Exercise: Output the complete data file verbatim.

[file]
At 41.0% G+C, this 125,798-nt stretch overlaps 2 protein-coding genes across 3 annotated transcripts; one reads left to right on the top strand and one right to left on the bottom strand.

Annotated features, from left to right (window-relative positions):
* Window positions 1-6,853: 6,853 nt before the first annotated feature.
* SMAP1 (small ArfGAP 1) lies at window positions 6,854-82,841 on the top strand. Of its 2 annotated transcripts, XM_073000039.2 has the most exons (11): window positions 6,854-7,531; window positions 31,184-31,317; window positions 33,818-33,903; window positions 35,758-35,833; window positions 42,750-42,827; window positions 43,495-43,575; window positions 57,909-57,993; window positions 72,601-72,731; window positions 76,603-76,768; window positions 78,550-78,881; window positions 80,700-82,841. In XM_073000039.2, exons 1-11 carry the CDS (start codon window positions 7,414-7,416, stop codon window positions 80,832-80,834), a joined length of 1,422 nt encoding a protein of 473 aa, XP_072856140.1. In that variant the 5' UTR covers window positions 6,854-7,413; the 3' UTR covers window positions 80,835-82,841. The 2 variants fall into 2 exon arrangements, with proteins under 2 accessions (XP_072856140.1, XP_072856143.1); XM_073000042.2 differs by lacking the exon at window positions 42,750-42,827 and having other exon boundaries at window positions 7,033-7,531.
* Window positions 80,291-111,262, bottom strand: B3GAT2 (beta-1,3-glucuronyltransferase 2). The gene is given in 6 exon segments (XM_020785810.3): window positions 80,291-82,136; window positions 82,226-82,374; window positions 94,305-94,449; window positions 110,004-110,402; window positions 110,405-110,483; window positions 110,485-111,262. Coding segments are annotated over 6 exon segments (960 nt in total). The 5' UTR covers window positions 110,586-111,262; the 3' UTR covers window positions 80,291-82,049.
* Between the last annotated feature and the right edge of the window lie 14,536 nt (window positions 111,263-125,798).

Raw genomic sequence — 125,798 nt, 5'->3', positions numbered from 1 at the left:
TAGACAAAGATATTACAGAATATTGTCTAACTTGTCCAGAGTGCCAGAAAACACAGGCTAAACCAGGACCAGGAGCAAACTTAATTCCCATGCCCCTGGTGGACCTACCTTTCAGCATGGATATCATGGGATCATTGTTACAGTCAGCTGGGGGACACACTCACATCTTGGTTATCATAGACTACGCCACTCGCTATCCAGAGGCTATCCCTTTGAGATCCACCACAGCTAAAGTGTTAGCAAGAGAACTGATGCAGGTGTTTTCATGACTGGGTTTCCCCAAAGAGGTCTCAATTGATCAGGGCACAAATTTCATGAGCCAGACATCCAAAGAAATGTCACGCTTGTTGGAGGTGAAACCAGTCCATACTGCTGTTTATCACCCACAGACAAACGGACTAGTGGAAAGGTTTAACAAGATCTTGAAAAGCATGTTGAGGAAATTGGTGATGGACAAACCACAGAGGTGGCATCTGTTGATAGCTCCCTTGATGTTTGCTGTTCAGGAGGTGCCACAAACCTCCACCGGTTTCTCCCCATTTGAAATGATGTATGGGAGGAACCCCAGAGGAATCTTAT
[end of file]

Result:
At 41.0% G+C, this 125,798-nt stretch overlaps 2 protein-coding genes across 3 annotated transcripts; one reads left to right on the top strand and one right to left on the bottom strand.

Annotated features, from left to right (window-relative positions):
* Window positions 1-6,853: 6,853 nt before the first annotated feature.
* SMAP1 (small ArfGAP 1) lies at window positions 6,854-82,841 on the top strand. Of its 2 annotated transcripts, XM_073000039.2 has the most exons (11): window positions 6,854-7,531; window positions 31,184-31,317; window positions 33,818-33,903; window positions 35,758-35,833; window positions 42,750-42,827; window positions 43,495-43,575; window positions 57,909-57,993; window positions 72,601-72,731; window positions 76,603-76,768; window positions 78,550-78,881; window positions 80,700-82,841. In XM_073000039.2, exons 1-11 carry the CDS (start codon window positions 7,414-7,416, stop codon window positions 80,832-80,834), a joined length of 1,422 nt encoding a protein of 473 aa, XP_072856140.1. In that variant the 5' UTR covers window positions 6,854-7,413; the 3' UTR covers window positions 80,835-82,841. The 2 variants fall into 2 exon arrangements, with proteins under 2 accessions (XP_072856140.1, XP_072856143.1); XM_073000042.2 differs by lacking the exon at window positions 42,750-42,827 and having other exon boundaries at window positions 7,033-7,531.
* Window positions 80,291-111,262, bottom strand: B3GAT2 (beta-1,3-glucuronyltransferase 2). The gene is given in 6 exon segments (XM_020785810.3): window positions 80,291-82,136; window positions 82,226-82,374; window positions 94,305-94,449; window positions 110,004-110,402; window positions 110,405-110,483; window positions 110,485-111,262. Coding segments are annotated over 6 exon segments (960 nt in total). The 5' UTR covers window positions 110,586-111,262; the 3' UTR covers window positions 80,291-82,049.
* Between the last annotated feature and the right edge of the window lie 14,536 nt (window positions 111,263-125,798).

Raw genomic sequence — 125,798 nt, 5'->3', positions numbered from 1 at the left:
TAGACAAAGATATTACAGAATATTGTCTAACTTGTCCAGAGTGCCAGAAAACACAGGCTAAACCAGGACCAGGAGCAAACTTAATTCCCATGCCCCTGGTGGACCTACCTTTCAGCATGGATATCATGGGATCATTGTTACAGTCAGCTGGGGGACACACTCACATCTTGGTTATCATAGACTACGCCACTCGCTATCCAGAGGCTATCCCTTTGAGATCCACCACAGCTAAAGTGTTAGCAAGAGAACTGATGCAGGTGTTTTCATGACTGGGTTTCCCCAAAGAGGTCTCAATTGATCAGGGCACAAATTTCATGAGCCAGACATCCAAAGAAATGTCACGCTTGTTGGAGGTGAAACCAGTCCATACTGCTGTTTATCACCCACAGACAAACGGACTAGTGGAAAGGTTTAACAAGATCTTGAAAAGCATGTTGAGGAAATTGGTGATGGACAAACCACAGAGGTGGCATCTGTTGATAGCTCCCTTGATGTTTGCTGTTCAGGAGGTGCCACAAACCTCCACCGGTTTCTCCCCATTTGAAATGATGTATGGGAGGAACCCCAGAGGAATCTTAT